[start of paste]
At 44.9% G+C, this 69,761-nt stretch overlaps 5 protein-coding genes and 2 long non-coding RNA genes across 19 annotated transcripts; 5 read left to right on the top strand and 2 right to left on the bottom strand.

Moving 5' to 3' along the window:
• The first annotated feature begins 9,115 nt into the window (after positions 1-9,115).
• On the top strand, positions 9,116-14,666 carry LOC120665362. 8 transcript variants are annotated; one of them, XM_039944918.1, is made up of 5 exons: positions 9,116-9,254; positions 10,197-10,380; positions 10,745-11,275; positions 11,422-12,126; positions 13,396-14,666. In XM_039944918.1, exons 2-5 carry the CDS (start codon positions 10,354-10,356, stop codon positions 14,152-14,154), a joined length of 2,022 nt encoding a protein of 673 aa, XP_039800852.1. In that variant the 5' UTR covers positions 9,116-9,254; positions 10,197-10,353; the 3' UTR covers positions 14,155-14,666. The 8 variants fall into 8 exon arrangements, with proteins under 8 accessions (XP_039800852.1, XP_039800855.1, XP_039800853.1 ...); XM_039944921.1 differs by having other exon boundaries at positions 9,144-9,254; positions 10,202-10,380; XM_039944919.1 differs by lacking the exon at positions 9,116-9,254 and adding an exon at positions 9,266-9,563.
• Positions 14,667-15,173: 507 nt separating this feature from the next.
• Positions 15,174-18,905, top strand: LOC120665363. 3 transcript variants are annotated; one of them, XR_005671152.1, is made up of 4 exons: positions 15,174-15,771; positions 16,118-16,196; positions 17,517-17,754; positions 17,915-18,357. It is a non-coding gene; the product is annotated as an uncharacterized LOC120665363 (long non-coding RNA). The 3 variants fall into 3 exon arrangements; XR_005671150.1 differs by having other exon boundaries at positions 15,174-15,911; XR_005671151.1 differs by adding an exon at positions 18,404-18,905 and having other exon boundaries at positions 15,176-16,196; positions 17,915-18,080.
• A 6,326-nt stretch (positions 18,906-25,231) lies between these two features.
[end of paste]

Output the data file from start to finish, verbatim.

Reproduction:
At 44.9% G+C, this 69,761-nt stretch overlaps 5 protein-coding genes and 2 long non-coding RNA genes across 19 annotated transcripts; 5 read left to right on the top strand and 2 right to left on the bottom strand.

Moving 5' to 3' along the window:
• The first annotated feature begins 9,115 nt into the window (after positions 1-9,115).
• On the top strand, positions 9,116-14,666 carry LOC120665362. 8 transcript variants are annotated; one of them, XM_039944918.1, is made up of 5 exons: positions 9,116-9,254; positions 10,197-10,380; positions 10,745-11,275; positions 11,422-12,126; positions 13,396-14,666. In XM_039944918.1, exons 2-5 carry the CDS (start codon positions 10,354-10,356, stop codon positions 14,152-14,154), a joined length of 2,022 nt encoding a protein of 673 aa, XP_039800852.1. In that variant the 5' UTR covers positions 9,116-9,254; positions 10,197-10,353; the 3' UTR covers positions 14,155-14,666. The 8 variants fall into 8 exon arrangements, with proteins under 8 accessions (XP_039800852.1, XP_039800855.1, XP_039800853.1 ...); XM_039944921.1 differs by having other exon boundaries at positions 9,144-9,254; positions 10,202-10,380; XM_039944919.1 differs by lacking the exon at positions 9,116-9,254 and adding an exon at positions 9,266-9,563.
• Positions 14,667-15,173: 507 nt separating this feature from the next.
• Positions 15,174-18,905, top strand: LOC120665363. 3 transcript variants are annotated; one of them, XR_005671152.1, is made up of 4 exons: positions 15,174-15,771; positions 16,118-16,196; positions 17,517-17,754; positions 17,915-18,357. It is a non-coding gene; the product is annotated as an uncharacterized LOC120665363 (long non-coding RNA). The 3 variants fall into 3 exon arrangements; XR_005671150.1 differs by having other exon boundaries at positions 15,174-15,911; XR_005671151.1 differs by adding an exon at positions 18,404-18,905 and having other exon boundaries at positions 15,176-16,196; positions 17,915-18,080.
• A 6,326-nt stretch (positions 18,906-25,231) lies between these two features.